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How to protect your Intellectual Property rights in Pakistan

Shaukat Ali / April 2, 2019
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With the gargantuan China Pakistan Economic Corridor (CPEC) initiative, Pakistan is going to become an important trade hub between China, Central Asia and Europe. The One Belt / One Road project, which started back in the year 2016, includes the largest deep-sea port in the region, rails, roads and airports. 

Due to its strategic location bordering China, India and Afghanistan, Pakistan has a unique commercial position altogether, so that a high volume of trade in goods, both internationally and locally, is expected to be in transit. Where there is much light, there is also much shadow, and numerous chances for counterfeit goods to travel down the road on their way to the international markets. The government of Pakistan is keeping an eye on this phenomenon by providing several platforms to IP owners aimed at protecting their IPRs.

  1. Customs recordal

To prevent counterfeit goods from entering the local and international markets, brand owners may enforce their rights through the Pakistan customs by filing a written complaint with proof of their IP registrations. Right holders have the option to record their trademarks and copyrights (provided they are registered with the Pakistani PTO) with the customs so that the customs officials will watch the IPRs throughout Pakistan.

Remedies: 

Fines, seizures and destruction of counterfeit goods.

  1. Criminal prosecution

Following market surveys for the detection of counterfeits, brand owners may file criminal complaints through the local police, or The Federal Investigation Agency (FIA).

Action will be taken by a written complaint filed with a proof of ownership of the IPRs. The offense is persecuted under the Copyright Ordinance 1962 (amended in 2000), the Trademark Ordinance 2001 and the Penal Laws of Pakistan.

Remedies:

Investigations, anti-counterfeit raids, destruction of fakes and the arrest of the infringer. The case will be transferred to the Criminal Court for further trial under the Criminal Procedure Code of Pakistan.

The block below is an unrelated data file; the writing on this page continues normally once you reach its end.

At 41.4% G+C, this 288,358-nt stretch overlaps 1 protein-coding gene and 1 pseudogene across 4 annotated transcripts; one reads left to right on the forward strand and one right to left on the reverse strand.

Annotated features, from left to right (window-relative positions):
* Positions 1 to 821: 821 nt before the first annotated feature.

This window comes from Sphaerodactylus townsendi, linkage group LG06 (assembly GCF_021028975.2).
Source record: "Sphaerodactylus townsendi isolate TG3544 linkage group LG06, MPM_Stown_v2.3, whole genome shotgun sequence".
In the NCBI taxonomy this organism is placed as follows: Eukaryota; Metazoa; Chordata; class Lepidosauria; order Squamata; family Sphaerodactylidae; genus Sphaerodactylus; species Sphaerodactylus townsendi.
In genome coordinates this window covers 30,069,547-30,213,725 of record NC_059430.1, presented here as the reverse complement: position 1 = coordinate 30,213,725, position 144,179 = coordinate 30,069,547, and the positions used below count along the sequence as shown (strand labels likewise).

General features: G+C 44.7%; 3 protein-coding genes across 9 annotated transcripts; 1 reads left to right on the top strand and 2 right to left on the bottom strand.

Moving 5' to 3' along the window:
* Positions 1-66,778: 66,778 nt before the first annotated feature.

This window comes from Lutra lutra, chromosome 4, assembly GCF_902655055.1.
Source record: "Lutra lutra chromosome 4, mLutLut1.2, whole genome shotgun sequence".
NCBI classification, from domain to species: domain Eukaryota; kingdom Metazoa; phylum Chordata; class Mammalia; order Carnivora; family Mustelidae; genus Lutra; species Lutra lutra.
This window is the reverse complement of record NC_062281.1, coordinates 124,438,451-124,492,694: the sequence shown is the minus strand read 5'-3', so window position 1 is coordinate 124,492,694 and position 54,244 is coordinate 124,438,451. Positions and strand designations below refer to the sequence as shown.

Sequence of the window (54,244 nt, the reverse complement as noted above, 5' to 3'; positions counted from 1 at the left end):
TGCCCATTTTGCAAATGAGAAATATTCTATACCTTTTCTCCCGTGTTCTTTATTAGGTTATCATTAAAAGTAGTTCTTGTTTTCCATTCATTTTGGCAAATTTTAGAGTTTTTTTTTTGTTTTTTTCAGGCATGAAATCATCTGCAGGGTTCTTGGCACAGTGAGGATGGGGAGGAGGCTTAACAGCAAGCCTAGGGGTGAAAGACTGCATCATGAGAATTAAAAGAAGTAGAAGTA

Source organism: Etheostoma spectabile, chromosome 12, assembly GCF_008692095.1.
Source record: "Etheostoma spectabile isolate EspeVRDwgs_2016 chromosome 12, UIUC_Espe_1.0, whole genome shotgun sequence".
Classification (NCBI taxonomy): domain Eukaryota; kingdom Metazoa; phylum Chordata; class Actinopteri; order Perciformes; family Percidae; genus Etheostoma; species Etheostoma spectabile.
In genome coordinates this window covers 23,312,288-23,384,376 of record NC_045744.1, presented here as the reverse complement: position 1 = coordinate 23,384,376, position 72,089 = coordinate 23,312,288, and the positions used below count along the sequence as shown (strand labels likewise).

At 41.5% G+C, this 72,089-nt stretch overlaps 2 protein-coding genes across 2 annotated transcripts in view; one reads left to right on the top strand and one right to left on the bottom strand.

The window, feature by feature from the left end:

1. Civil action

After the formation of the Intellectual Property Tribunal in Pakistan under the IPO Act 2012, brand owners may seek a remedy by filing a lawsuit (civil suit) against the infringer before the IP Tribunal under the Trademark Ordinance 2001 of Pakistan.

With due proof of ownership and / or use of the trademark in Pakistan, the Tribunal may issue a restraining order / temporary injunction against the defendant(s) not to use the trademark henceforth, and issue notice IPs to further appear before the Tribunal for the main trial.

Remedies

After the conclusion of the evidence, the Tribunal may pass judgment with a permanent injunction, award damages (if claimed by the plaintiff) or any other relief it may deem fit.

From a practitioner’s point of view, we very much welcome the establishment of a specialized IP Tribunal, which presents numerous advantages:

  • Creation of subject matter experts/expertise;
  • Effectiveness of decisions;
  • Ability to create special court procedures to enhance and speed up the trial;
  • Efficiency and accuracy of decision making;
  • Consistency and predictability of case outcomes;
  • Progressive and dynamic processing.

The Pakistani government has already taken many initiatives to protect IPRs and has fortified this aim with various effective ways of contending the counterfeiting of trademarks. Counterfeit items can be prevented from entering the local and international markets from Pakistan especially through the customs authorities or the local law enforcement agencies.

It is recommended that right owners and their IP lawyers or agents work together with the Pakistani authorities to develop a strategy for efficiently utilizing the available means since each case will present its peculiarities.

Dennemeyer & Associates is available to provide further advice and assistance in Pakistan and, through a network of highly experienced patent and trademark professionals, in the six Gulf and other MENA states.

Let's talk!

Posted by Shaukat Ali

Trademark Lawyer at Dennemeyer & Associates Dubai. Shaukat Ali has a bachelor's degree in law from the Pakistan College of Law.

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